In the 16 years since it was published, Neil Gaiman's Coraline "has developed a passionate fan base, selling more than a million copies" and been adapted as a stop-motion movie, video game, comic book and Off Broadway musical. The latest addition to this list is the Royal Opera's avant garde adaptation, with Aletta Collins directing an "angular, complex score" score by Mark-Anthony Turnage for Rory Mullarkey's libretto, the New York Times reported. The production will be staged at the Barbican in London, March 29 to April 7.
Noting that Coraline "is more than a match for operatic heroines like Leonore in Beethoven's Fidelio or Rosina from Rossini's The Barber of Seville," the Times wrote that the role is shared in the new production by the sopranos Mary Bevan and Robyn Allegra Parton.
"She's such a strong female character," Turnage said. "She's powerful; she's going to solve these things. I've got a seven-year-old daughter. She's too young to read the book, but she saw the film, and she was very taken with Coraline." He added that he hopes the audiences for the opera will come from all walks of life: "A lot of opera directors are making opera for other opera directors, and quite a few opera composers are writing for their peer group."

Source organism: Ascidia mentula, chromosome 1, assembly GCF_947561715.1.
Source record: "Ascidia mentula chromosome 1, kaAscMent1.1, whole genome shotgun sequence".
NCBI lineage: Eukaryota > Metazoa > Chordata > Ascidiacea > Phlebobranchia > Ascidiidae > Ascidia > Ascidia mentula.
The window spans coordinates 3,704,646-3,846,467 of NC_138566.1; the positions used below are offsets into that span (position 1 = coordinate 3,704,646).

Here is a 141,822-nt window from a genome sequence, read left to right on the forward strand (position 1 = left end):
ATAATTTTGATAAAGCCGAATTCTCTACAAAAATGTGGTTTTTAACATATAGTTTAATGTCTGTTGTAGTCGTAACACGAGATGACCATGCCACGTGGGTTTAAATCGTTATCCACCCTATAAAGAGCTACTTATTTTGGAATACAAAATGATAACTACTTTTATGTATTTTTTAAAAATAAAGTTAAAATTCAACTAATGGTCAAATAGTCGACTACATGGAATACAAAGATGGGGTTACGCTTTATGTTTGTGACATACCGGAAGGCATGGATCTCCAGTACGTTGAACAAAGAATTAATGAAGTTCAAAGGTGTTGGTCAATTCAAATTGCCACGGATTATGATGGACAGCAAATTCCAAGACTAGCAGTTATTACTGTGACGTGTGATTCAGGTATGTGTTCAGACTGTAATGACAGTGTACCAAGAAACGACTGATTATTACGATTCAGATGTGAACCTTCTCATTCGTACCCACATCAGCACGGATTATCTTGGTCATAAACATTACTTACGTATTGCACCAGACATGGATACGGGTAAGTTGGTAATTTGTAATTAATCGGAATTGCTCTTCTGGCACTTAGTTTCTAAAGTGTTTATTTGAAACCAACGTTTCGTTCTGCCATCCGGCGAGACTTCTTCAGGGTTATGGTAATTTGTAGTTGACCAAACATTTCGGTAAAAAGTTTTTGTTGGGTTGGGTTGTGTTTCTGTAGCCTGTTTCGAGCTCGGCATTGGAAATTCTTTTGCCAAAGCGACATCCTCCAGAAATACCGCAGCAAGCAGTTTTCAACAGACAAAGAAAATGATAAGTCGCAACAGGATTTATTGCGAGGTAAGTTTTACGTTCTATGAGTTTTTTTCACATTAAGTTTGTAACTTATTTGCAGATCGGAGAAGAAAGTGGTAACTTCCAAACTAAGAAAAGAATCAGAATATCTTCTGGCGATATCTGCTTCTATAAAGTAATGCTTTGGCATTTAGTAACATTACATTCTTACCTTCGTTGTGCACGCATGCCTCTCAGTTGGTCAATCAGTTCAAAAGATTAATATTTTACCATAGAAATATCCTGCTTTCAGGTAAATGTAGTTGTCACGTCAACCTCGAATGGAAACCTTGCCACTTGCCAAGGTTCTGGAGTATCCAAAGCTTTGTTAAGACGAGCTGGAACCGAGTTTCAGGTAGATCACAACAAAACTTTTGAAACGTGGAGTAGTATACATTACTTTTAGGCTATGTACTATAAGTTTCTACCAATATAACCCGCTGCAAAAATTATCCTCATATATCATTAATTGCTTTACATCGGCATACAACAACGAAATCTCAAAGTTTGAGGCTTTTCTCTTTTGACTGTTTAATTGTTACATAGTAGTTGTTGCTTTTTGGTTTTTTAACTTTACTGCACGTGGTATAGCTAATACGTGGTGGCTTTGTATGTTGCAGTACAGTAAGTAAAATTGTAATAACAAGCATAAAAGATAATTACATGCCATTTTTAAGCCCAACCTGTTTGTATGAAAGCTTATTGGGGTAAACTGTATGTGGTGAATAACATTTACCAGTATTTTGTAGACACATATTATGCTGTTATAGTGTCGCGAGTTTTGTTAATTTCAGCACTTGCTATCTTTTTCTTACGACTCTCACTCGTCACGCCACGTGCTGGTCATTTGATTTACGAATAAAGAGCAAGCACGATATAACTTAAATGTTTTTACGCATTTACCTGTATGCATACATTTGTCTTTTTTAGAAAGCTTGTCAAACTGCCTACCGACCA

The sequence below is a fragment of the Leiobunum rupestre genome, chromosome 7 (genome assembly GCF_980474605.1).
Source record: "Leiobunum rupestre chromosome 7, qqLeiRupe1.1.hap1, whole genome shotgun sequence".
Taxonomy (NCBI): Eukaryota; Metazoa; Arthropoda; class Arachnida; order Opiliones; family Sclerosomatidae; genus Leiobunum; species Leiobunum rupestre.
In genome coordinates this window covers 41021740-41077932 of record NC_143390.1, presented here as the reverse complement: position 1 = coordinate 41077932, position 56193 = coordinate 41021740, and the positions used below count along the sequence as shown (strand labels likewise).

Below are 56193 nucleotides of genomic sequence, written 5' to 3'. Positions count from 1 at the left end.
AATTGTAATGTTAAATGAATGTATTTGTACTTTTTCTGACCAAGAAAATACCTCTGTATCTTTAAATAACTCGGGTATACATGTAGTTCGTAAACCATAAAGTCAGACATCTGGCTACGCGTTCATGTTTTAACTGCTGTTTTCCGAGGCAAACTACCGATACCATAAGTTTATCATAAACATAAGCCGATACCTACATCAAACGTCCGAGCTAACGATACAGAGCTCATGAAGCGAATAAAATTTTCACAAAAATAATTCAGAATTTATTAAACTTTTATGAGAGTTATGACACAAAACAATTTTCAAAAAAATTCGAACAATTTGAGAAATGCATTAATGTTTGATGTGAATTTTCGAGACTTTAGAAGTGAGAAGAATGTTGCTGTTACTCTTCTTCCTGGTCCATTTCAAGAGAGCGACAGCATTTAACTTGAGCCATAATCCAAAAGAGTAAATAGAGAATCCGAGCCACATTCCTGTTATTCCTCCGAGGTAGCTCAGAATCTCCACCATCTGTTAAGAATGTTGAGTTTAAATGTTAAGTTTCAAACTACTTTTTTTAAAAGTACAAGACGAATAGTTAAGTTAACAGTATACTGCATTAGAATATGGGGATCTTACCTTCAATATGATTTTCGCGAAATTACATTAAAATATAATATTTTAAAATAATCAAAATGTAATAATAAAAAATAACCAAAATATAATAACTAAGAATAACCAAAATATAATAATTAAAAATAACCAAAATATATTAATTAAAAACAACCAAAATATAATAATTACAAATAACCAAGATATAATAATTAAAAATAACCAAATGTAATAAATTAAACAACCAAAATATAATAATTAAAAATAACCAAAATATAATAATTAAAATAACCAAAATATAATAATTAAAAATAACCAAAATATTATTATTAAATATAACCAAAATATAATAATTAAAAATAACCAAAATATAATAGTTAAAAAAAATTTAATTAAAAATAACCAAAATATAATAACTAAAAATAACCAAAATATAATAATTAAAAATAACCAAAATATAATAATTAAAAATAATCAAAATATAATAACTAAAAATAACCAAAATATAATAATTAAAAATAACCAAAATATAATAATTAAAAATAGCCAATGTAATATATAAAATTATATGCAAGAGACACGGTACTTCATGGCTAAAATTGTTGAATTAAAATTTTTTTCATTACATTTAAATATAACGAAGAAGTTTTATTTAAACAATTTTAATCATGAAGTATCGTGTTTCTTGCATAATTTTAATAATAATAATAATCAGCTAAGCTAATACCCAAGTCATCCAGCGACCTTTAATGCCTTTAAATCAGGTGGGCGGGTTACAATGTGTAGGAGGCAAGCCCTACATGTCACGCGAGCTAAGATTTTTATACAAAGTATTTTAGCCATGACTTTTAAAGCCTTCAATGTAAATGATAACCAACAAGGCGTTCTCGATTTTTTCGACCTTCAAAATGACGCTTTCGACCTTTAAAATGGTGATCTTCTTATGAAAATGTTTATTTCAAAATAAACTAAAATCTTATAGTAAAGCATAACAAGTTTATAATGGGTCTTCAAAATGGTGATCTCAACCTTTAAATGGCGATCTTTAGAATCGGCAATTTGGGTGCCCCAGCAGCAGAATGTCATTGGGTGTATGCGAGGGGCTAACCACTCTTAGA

Gaiman told the Guardian he is not concerned with the cutting and condensing of Coraline required for the stage: "Everything changes when you move from medium to medium. Sometimes it makes sense, sometimes you sigh, sometimes you urged it to happen."
The opera is being advertised as suitable for audiences eight or older. Asked if it was any easier producing work for children, Gaiman replied: "It's harder, and you need to be more aware of what you're doing. Adults are more forgiving and more willing to put up with being bored than children are."